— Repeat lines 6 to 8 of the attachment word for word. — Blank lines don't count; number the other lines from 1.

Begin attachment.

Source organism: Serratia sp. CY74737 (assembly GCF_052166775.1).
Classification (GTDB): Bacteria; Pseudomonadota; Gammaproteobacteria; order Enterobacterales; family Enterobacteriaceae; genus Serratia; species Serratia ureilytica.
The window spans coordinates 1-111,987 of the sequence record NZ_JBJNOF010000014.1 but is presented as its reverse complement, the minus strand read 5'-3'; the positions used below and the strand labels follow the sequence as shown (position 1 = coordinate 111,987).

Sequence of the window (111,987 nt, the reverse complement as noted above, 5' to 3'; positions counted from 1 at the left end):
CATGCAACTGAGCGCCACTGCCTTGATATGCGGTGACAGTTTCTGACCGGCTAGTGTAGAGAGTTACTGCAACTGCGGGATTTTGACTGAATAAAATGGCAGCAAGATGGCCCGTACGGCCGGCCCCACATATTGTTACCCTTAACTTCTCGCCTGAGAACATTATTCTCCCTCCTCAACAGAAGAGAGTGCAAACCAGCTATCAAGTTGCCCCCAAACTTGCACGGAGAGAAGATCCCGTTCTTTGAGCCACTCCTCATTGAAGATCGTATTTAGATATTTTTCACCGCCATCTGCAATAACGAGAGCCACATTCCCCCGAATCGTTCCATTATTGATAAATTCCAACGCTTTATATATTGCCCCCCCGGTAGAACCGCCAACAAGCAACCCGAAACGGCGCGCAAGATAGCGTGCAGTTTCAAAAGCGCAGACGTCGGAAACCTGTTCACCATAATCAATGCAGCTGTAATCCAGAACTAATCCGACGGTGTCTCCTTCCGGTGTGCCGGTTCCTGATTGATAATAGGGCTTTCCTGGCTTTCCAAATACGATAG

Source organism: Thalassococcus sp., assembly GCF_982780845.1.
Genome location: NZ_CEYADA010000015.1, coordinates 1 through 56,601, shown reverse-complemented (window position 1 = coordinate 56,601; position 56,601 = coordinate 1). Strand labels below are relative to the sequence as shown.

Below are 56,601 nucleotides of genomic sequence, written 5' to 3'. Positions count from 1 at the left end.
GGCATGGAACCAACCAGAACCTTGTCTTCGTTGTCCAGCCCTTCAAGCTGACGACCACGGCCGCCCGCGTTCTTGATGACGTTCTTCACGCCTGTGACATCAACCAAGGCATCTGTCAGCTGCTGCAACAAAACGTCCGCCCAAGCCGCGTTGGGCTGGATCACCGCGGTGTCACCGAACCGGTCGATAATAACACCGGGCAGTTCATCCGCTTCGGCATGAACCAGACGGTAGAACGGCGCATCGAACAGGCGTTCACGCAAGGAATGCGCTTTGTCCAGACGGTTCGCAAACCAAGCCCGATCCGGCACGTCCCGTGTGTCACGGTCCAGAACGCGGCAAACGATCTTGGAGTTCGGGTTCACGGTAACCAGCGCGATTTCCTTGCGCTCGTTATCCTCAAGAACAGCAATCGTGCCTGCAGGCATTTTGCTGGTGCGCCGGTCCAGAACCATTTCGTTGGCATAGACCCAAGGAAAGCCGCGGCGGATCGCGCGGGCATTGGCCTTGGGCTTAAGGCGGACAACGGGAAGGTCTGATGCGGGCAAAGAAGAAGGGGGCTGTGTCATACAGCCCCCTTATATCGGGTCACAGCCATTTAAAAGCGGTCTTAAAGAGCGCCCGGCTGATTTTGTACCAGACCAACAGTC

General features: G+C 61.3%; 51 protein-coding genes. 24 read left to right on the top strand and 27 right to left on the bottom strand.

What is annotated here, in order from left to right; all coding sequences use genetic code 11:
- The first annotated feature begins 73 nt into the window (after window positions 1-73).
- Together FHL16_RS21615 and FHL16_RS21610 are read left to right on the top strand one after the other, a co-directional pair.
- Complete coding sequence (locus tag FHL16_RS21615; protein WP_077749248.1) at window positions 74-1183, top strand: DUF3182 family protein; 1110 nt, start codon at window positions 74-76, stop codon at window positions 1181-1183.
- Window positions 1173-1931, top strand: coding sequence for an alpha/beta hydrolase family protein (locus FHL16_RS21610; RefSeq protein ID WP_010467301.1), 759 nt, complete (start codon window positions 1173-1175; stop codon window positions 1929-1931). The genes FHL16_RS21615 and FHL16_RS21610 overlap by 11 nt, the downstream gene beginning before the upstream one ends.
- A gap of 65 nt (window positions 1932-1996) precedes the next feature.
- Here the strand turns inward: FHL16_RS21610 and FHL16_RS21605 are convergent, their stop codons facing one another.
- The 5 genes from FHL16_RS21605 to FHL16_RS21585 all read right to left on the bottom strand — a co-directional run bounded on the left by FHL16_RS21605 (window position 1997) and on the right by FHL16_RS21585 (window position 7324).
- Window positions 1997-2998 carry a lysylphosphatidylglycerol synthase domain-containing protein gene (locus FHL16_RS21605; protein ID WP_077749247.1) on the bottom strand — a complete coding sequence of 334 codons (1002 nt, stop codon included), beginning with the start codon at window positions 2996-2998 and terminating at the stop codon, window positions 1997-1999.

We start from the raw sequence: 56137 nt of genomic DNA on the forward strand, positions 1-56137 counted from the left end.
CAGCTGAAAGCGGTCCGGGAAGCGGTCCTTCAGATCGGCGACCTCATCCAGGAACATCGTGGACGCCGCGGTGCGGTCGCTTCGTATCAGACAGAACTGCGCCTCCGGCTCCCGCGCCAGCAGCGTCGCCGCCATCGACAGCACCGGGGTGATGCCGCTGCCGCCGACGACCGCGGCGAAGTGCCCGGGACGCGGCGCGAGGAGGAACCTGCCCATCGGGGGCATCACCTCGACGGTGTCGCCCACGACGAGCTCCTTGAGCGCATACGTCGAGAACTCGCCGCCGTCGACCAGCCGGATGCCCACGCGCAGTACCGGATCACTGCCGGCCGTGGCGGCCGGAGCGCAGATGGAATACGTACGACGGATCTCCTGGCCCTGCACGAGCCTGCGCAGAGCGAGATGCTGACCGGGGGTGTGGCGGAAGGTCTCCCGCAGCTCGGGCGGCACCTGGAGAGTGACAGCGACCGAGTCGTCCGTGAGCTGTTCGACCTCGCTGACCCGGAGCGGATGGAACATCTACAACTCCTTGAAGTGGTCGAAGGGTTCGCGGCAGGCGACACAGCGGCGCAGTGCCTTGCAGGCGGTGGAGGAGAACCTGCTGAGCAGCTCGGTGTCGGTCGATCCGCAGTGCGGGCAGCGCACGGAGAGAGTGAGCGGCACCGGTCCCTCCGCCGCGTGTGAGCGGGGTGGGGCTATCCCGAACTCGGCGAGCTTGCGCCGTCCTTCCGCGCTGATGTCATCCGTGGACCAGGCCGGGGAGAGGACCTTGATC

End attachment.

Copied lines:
Source organism: Thalassococcus sp., assembly GCF_982780845.1.
Genome location: NZ_CEYADA010000015.1, coordinates 1 through 56,601, shown reverse-complemented (window position 1 = coordinate 56,601; position 56,601 = coordinate 1). Strand labels below are relative to the sequence as shown.

Below are 56,601 nucleotides of genomic sequence, written 5' to 3'. Positions count from 1 at the left end.